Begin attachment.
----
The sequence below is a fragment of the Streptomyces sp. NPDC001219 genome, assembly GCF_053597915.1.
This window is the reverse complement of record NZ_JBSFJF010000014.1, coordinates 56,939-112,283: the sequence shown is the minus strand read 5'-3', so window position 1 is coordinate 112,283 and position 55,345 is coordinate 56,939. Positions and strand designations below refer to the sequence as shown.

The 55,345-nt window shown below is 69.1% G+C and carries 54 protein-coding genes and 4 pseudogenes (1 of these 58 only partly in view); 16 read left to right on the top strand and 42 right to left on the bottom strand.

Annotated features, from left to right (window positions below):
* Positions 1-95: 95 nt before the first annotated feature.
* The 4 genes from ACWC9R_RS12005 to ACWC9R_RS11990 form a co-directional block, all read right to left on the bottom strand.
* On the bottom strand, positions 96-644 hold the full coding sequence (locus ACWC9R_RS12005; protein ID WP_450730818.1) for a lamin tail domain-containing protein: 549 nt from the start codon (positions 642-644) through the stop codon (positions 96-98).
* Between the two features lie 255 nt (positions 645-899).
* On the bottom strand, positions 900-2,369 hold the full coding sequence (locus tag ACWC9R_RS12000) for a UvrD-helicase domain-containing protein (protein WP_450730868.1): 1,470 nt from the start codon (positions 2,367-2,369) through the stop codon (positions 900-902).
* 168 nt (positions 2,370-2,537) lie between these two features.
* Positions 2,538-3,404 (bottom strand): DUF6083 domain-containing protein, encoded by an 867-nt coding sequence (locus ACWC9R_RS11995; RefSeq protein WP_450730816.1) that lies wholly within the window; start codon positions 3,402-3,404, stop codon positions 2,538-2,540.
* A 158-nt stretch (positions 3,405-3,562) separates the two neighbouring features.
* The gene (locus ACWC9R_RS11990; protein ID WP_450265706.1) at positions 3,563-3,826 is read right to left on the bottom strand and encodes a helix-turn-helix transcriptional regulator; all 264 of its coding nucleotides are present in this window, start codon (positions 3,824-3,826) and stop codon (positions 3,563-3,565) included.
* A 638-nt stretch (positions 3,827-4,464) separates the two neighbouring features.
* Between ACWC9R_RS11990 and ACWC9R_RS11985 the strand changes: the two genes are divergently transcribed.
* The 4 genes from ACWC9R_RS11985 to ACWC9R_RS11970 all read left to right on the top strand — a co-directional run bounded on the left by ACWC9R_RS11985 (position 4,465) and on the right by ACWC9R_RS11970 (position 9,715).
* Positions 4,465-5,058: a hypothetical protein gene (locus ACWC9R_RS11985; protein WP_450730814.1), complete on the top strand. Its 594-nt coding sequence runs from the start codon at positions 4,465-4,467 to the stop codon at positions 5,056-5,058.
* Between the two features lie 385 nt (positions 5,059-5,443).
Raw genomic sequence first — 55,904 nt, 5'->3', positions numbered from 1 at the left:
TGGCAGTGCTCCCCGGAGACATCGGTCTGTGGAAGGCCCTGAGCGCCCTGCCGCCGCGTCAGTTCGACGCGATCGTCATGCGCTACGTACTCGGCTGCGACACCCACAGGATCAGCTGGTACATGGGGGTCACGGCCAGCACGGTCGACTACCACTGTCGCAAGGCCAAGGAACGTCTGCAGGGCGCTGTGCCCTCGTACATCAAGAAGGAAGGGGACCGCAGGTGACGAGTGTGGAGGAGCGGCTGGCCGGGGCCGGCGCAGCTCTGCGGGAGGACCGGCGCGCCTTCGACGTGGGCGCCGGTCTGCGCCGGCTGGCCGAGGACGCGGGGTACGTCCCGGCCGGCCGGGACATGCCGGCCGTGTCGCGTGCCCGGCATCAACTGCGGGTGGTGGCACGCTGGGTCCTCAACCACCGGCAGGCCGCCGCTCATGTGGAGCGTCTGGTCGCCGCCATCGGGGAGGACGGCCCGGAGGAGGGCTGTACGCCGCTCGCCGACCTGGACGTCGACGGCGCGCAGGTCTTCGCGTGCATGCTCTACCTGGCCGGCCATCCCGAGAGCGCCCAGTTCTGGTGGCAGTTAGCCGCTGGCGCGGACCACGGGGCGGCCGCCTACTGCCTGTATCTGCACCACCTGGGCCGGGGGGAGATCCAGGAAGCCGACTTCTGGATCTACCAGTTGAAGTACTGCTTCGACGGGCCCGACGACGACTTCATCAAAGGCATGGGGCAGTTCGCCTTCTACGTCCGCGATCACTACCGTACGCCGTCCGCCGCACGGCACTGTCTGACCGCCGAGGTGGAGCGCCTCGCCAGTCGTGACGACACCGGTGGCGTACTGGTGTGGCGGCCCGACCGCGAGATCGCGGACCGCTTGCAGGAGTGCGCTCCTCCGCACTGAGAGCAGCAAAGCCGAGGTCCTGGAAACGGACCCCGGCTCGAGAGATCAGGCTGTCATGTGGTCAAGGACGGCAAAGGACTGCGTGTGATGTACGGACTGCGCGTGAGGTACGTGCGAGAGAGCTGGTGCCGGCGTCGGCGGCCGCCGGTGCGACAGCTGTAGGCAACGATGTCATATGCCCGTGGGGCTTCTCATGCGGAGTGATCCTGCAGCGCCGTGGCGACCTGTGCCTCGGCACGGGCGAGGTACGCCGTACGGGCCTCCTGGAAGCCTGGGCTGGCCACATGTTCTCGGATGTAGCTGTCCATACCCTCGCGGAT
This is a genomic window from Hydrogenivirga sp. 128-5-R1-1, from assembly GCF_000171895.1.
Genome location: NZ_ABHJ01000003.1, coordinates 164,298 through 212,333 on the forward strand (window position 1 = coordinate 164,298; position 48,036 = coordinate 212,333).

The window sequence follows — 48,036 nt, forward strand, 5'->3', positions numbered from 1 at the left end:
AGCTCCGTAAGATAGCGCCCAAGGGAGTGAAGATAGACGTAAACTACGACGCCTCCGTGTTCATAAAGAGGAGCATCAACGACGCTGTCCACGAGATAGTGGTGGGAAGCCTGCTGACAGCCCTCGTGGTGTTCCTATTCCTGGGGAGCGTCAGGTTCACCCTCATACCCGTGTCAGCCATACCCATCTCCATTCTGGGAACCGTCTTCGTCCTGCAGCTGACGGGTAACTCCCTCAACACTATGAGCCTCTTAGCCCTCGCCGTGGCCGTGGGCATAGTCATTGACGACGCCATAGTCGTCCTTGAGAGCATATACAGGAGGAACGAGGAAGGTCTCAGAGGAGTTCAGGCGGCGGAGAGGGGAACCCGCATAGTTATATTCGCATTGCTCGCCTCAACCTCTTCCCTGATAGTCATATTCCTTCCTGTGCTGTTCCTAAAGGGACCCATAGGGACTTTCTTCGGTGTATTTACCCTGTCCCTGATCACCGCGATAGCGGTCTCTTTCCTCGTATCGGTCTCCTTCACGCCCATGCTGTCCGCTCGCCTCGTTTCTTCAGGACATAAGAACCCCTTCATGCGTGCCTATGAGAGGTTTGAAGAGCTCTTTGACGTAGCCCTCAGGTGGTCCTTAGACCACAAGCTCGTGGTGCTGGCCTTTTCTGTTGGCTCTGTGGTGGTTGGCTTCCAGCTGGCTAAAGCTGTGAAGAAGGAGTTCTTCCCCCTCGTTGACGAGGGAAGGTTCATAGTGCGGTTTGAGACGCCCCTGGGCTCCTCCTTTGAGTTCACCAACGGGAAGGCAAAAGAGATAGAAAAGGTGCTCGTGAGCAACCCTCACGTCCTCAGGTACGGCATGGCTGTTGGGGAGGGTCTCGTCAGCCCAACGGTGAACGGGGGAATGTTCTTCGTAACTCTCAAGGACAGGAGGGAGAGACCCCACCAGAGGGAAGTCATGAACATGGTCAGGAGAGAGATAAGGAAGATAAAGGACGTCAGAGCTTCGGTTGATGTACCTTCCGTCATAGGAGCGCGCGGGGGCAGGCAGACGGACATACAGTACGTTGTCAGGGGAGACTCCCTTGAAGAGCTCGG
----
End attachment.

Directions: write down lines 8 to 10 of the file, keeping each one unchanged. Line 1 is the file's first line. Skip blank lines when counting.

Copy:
* Between the two features lie 255 nt (positions 645-899).
* On the bottom strand, positions 900-2,369 hold the full coding sequence (locus tag ACWC9R_RS12000) for a UvrD-helicase domain-containing protein (protein WP_450730868.1): 1,470 nt from the start codon (positions 2,367-2,369) through the stop codon (positions 900-902).
* 168 nt (positions 2,370-2,537) lie between these two features.